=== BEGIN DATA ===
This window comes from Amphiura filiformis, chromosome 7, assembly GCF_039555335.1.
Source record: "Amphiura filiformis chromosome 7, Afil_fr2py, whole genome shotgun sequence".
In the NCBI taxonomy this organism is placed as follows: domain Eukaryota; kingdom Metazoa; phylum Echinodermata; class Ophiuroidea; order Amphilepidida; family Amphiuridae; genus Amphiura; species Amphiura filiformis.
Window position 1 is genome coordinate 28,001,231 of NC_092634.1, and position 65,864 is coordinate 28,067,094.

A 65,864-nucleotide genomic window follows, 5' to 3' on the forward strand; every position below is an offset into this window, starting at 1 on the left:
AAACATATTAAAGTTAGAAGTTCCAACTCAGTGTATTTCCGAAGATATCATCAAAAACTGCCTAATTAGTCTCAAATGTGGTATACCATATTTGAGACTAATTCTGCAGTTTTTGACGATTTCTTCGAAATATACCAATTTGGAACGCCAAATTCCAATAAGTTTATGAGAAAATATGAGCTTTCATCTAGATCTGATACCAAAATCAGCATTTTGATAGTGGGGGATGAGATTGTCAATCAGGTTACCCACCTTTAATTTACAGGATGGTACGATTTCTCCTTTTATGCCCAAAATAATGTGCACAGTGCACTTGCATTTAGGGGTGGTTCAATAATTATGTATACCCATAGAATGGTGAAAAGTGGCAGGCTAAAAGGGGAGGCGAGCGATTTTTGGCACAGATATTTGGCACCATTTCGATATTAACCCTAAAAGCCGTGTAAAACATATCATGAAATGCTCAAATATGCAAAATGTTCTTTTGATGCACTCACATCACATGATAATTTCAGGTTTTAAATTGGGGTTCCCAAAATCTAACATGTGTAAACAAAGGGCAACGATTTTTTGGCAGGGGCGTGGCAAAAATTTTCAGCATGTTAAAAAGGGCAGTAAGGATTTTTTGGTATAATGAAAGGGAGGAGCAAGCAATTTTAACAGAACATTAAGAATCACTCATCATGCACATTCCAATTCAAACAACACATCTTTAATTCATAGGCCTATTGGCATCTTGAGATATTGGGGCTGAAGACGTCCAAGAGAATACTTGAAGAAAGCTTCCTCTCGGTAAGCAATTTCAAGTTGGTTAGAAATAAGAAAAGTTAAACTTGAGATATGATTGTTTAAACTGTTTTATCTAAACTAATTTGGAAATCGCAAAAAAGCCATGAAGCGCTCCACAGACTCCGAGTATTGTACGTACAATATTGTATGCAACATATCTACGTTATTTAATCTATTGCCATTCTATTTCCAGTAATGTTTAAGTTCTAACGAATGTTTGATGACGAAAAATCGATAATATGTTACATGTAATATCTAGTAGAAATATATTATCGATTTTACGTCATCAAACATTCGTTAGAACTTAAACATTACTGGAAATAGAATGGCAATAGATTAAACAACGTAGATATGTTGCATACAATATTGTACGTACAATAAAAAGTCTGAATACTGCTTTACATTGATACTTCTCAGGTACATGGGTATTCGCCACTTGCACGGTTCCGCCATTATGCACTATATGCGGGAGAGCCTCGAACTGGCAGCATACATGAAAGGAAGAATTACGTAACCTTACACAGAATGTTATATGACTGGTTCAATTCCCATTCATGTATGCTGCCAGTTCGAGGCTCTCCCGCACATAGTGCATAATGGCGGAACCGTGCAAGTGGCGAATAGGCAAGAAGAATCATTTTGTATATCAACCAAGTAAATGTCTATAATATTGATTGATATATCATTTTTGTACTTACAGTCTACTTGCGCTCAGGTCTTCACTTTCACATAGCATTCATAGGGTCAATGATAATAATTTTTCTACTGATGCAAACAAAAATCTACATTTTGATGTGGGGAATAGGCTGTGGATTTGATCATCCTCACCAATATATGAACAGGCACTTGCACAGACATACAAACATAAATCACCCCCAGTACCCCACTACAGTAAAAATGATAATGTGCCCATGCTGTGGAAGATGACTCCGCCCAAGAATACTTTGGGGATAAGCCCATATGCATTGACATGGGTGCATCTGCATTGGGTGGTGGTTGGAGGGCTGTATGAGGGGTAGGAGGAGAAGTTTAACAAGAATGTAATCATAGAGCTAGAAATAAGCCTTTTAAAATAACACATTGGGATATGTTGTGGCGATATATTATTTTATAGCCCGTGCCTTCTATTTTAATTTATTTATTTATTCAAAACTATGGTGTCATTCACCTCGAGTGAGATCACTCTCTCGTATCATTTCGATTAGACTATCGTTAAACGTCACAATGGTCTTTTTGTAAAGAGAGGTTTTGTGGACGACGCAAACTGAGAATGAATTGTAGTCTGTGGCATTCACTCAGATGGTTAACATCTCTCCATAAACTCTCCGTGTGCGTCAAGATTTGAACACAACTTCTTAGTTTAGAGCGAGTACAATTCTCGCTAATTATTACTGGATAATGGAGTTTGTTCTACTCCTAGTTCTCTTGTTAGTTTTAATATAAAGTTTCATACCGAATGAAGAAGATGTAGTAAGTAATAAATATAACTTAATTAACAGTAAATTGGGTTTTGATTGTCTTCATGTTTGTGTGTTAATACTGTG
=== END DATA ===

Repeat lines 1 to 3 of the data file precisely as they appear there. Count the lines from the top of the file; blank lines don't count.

This window comes from Amphiura filiformis, chromosome 7, assembly GCF_039555335.1.
Source record: "Amphiura filiformis chromosome 7, Afil_fr2py, whole genome shotgun sequence".
In the NCBI taxonomy this organism is placed as follows: domain Eukaryota; kingdom Metazoa; phylum Echinodermata; class Ophiuroidea; order Amphilepidida; family Amphiuridae; genus Amphiura; species Amphiura filiformis.